enough to dishearten not only the far-
mer but the consumer as well.
John Herman and wife, of Phila-
delphia, are spending their Easter va-
cation at their old homes. Mrs. Her-
man spends most of her time with her
parents at Bellefonte, the Frank Wea-.
ver family, while John makes his
headquarters with his good mother,
Mrs. John Herman, at the Gap.
Those who attended the Woodman’s
dance at State College, Tuesday night,
were J. T. Noll and wife, Mr. Shoe-
maker and Mr. Tillie, Prof. Roscoe
Treaster, Miss Shuey, Walter Wol-
ford, Miss Bertha Rimmey, Mr. and
Mrs. Russell Evey and Billy Wolford.
All report a wonderful time on the oc-
Our practical and popular painter
and paper hanger, Jack Noll, just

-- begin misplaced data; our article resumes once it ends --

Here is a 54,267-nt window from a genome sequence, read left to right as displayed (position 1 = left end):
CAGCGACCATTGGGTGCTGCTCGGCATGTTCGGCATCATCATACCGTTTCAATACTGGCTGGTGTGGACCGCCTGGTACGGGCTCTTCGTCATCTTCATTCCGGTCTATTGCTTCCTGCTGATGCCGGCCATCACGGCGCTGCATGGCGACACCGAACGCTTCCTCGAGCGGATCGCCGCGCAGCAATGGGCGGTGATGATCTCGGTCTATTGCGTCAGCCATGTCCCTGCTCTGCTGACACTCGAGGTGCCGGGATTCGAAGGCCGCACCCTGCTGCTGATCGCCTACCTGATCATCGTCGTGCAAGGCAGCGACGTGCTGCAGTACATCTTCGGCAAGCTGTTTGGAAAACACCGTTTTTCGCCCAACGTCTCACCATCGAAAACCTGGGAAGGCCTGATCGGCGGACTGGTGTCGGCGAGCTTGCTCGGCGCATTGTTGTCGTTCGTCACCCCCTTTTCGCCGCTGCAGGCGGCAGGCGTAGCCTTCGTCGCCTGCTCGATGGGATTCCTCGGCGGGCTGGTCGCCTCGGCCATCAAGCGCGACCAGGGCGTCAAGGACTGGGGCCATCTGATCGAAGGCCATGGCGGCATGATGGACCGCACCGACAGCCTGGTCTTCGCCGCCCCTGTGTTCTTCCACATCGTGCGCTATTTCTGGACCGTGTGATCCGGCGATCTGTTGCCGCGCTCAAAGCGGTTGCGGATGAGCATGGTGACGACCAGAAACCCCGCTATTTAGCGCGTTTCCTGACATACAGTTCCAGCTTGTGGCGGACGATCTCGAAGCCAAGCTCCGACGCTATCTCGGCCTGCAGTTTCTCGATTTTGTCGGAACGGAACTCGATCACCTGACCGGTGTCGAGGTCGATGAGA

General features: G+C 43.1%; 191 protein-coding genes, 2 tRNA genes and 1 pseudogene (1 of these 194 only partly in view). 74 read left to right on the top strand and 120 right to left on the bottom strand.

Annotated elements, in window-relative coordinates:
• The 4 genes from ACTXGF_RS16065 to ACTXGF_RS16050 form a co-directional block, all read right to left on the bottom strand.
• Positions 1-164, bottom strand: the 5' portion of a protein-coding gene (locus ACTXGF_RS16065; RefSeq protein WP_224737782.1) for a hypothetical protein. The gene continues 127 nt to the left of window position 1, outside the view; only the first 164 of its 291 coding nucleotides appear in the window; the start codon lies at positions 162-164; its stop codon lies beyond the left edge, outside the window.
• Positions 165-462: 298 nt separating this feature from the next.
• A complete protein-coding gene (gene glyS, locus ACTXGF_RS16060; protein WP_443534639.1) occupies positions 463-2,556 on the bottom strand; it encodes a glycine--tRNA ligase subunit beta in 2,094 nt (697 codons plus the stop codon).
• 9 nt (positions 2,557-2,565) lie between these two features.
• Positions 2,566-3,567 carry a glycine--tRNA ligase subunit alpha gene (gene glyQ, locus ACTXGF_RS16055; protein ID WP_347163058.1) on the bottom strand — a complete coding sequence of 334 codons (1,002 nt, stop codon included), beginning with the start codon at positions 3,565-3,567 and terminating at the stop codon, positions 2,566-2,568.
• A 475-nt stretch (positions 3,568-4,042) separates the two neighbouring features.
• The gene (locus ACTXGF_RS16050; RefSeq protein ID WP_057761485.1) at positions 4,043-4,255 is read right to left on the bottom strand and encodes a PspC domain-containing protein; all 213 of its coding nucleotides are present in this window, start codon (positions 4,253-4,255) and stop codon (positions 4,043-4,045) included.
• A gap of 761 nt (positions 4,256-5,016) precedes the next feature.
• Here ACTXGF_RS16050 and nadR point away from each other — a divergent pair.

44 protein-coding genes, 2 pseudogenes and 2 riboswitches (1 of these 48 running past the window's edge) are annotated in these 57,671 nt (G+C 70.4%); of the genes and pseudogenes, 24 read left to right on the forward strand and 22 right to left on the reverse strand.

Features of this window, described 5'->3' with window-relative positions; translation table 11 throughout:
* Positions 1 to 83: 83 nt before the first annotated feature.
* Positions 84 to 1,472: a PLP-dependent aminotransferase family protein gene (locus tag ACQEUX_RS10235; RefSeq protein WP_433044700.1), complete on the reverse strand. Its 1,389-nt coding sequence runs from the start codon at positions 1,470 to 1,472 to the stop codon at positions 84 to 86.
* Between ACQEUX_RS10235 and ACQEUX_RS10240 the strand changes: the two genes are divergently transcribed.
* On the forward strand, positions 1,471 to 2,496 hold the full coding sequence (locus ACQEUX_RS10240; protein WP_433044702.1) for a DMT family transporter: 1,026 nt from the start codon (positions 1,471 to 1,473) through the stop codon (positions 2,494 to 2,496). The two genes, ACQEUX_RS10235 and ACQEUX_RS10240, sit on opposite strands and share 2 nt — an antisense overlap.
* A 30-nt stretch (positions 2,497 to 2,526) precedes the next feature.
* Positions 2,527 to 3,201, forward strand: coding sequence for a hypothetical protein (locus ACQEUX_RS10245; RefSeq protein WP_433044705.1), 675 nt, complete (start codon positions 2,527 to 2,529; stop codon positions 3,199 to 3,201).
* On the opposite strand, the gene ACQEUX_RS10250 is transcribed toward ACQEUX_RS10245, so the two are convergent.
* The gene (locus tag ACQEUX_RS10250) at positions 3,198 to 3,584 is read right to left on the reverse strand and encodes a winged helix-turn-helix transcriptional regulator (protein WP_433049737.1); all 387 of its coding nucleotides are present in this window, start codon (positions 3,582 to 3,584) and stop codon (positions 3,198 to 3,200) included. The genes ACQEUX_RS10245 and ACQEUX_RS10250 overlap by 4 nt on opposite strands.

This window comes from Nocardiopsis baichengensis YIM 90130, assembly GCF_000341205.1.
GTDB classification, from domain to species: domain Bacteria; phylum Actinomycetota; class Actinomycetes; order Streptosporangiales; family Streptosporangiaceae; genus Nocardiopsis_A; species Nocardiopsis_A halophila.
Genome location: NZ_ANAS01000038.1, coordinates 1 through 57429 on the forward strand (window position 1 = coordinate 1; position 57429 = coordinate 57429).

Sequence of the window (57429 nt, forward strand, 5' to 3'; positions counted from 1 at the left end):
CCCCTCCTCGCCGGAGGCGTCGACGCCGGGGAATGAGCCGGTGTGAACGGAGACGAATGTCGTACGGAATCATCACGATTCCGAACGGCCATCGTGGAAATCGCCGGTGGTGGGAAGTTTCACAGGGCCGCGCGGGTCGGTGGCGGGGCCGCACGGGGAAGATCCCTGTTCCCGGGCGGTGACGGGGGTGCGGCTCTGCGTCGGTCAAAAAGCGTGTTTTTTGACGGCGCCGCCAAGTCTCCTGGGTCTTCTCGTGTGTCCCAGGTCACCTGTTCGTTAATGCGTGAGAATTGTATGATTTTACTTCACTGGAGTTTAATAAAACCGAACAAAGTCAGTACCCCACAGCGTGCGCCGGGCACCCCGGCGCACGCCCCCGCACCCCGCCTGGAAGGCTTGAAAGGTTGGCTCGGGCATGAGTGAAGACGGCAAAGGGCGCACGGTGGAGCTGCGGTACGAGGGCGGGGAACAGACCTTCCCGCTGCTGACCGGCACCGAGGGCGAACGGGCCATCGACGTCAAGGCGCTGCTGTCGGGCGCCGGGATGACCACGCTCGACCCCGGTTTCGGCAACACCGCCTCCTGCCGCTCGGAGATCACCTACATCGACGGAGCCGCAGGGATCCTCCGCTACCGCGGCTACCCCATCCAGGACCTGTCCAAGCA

completed the overhauling, painting
and papering the model residence of
Dr. Joseph Brockerhoff, of Bellefonte.
The transformation is truly wonder-
ful. The old palatial residence now
compares favorably with any new
residence in the borough. J ack is
master of his professions.
Miss Jean Noll, a nurse in train-
ing in the Polyclinic hospital in Phil-
adelphia, was a guest at the Over-
brook school for the blind at a dance
recently, with a lot of other nurses.
On a recent occasion Miss Noll aided
in entertaining a number of blind men
at one of the nurses’ homes. One ar-
ticle on the menu was a Centre county
chicken prepared by Jean's mother,
Mrs. Jack Noll.
Miss Davis, teacher of our interme-
diate school, was married on Satur-
day last. On Monday morning her
entire school, fully equipped with
utensils of every conceivable descrip-